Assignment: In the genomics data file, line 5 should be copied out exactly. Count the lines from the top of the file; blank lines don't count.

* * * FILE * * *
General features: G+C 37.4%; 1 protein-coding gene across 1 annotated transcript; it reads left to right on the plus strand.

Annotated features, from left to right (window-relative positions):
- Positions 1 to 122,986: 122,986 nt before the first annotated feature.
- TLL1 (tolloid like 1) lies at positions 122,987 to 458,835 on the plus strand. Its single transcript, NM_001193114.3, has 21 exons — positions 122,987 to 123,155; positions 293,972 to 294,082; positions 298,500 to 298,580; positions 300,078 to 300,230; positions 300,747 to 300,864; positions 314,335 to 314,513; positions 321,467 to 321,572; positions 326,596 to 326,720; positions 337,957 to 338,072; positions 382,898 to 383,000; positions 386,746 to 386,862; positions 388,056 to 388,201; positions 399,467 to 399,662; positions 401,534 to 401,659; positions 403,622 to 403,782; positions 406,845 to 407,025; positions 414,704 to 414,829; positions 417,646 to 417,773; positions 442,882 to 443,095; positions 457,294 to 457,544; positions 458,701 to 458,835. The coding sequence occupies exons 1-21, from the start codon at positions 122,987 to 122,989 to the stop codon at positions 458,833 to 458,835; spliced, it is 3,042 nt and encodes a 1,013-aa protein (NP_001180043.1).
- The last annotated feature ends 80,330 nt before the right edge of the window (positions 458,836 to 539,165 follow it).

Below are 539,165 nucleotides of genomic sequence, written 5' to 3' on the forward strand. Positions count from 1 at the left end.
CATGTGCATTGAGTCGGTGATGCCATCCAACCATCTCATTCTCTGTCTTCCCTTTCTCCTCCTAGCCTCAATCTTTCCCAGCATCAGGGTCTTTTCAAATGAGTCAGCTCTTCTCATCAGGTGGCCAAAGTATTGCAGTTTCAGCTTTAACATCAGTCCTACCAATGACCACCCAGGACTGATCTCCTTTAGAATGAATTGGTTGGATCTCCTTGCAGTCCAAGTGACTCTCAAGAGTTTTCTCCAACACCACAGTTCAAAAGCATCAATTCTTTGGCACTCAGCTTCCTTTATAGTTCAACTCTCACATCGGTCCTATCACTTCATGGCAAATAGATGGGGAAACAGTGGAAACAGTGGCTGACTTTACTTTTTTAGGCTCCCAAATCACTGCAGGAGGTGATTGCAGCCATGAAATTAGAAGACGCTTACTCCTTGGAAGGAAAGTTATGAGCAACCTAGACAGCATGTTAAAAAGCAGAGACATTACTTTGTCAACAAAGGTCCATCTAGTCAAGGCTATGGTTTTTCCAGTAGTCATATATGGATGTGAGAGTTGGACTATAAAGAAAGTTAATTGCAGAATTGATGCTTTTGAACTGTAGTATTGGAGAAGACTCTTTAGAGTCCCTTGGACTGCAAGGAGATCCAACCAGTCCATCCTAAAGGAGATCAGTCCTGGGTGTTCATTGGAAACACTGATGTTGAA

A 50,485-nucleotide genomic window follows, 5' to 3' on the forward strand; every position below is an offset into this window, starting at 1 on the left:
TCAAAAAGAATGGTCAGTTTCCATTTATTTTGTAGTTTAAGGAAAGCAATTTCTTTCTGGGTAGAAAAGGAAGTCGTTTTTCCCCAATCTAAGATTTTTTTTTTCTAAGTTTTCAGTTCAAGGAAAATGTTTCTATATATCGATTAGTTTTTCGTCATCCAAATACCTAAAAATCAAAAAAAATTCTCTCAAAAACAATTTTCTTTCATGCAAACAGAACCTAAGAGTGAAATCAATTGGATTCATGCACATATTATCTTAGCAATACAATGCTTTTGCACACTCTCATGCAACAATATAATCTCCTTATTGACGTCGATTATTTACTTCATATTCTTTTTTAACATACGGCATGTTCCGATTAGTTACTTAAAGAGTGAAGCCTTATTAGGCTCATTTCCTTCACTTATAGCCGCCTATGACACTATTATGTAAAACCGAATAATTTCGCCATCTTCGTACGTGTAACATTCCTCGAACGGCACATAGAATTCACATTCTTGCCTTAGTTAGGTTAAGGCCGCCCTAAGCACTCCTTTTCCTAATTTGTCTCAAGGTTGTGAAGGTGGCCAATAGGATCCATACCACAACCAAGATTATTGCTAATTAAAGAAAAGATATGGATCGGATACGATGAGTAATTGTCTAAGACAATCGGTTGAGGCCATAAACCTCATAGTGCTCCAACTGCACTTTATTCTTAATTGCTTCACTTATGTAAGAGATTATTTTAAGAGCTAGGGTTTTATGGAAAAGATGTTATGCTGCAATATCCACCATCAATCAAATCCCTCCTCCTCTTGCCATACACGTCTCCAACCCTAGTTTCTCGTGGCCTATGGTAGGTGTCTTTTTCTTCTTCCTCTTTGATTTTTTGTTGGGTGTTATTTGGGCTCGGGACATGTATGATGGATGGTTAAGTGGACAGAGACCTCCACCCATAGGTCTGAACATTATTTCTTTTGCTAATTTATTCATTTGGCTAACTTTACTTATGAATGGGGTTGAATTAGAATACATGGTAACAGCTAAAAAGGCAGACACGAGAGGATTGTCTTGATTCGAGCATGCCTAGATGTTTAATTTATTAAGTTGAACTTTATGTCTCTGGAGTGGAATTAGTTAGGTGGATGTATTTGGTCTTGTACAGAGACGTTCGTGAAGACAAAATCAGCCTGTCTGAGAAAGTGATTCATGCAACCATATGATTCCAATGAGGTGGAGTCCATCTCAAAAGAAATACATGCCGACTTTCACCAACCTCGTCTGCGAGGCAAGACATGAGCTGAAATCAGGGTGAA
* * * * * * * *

- The last annotated feature ends 80,330 nt before the right edge of the window (positions 458,836 to 539,165 follow it).